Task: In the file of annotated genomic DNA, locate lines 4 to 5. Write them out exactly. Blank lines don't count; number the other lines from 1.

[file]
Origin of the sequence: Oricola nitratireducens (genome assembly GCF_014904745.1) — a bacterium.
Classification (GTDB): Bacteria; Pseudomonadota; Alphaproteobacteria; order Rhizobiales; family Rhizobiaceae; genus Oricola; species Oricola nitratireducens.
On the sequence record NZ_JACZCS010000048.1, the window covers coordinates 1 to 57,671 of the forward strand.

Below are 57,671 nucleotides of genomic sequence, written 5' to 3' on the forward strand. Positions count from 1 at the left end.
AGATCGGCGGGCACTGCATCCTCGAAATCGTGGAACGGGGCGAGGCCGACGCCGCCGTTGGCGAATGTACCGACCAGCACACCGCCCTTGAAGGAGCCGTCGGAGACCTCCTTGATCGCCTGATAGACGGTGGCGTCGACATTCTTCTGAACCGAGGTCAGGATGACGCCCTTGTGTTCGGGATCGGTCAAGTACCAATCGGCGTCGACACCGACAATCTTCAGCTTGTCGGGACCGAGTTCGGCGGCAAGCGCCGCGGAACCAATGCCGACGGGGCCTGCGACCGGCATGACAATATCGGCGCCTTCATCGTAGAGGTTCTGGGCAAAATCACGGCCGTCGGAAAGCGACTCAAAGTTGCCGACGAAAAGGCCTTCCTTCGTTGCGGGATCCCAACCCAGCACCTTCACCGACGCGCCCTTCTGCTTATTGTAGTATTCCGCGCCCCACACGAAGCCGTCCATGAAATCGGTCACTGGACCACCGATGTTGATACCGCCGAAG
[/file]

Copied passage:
Below are 57,671 nucleotides of genomic sequence, written 5' to 3' on the forward strand. Positions count from 1 at the left end.
AGATCGGCGGGCACTGCATCCTCGAAATCGTGGAACGGGGCGAGGCCGACGCCGCCGTTGGCGAATGTACCGACCAGCACACCGCCCTTGAAGGAGCCGTCGGAGACCTCCTTGATCGCCTGATAGACGGTGGCGTCGACATTCTTCTGAACCGAGGTCAGGATGACGCCCTTGTGTTCGGGATCGGTCAAGTACCAATCGGCGTCGACACCGACAATCTTCAGCTTGTCGGGACCGAGTTCGGCGGCAAGCGCCGCGGAACCAATGCCGACGGGGCCTGCGACCGGCATGACAATATCGGCGCCTTCATCGTAGAGGTTCTGGGCAAAATCACGGCCGTCGGAAAGCGACTCAAAGTTGCCGACGAAAAGGCCTTCCTTCGTTGCGGGATCCCAACCCAGCACCTTCACCGACGCGCCCTTCTGCTTATTGTAGTATTCCGCGCCCCACACGAAGCCGTCCATGAAATCGGTCACTGGACCACCGATGTTGATACCGCCGAAG